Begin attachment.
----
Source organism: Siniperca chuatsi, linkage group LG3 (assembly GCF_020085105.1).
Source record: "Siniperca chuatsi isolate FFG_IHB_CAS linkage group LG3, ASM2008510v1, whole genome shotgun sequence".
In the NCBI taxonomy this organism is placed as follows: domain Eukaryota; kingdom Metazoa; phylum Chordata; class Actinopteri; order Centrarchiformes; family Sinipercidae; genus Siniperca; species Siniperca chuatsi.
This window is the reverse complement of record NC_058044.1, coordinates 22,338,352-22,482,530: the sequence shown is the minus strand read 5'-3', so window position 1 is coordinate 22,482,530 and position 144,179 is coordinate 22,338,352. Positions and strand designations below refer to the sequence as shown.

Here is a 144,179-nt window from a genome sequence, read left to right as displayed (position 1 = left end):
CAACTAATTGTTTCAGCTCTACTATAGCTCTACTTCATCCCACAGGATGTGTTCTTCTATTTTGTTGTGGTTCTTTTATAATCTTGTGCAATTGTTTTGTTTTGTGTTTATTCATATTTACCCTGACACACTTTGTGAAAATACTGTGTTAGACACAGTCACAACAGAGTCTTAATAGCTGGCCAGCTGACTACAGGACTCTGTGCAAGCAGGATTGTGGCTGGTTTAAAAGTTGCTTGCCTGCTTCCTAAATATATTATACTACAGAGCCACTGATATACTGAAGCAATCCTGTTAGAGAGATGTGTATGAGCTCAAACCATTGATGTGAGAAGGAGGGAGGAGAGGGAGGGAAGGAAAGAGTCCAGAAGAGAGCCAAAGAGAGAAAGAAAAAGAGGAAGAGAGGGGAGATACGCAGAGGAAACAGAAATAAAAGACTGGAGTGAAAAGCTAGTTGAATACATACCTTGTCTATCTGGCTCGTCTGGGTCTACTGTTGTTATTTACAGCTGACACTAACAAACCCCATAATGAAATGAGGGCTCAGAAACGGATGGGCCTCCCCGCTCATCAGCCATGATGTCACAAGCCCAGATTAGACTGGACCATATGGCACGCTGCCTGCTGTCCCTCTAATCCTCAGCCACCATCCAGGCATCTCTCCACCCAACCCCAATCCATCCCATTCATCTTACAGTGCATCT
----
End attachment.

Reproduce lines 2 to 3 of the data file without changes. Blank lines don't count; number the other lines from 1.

Source record: "Siniperca chuatsi isolate FFG_IHB_CAS linkage group LG3, ASM2008510v1, whole genome shotgun sequence".
In the NCBI taxonomy this organism is placed as follows: domain Eukaryota; kingdom Metazoa; phylum Chordata; class Actinopteri; order Centrarchiformes; family Sinipercidae; genus Siniperca; species Siniperca chuatsi.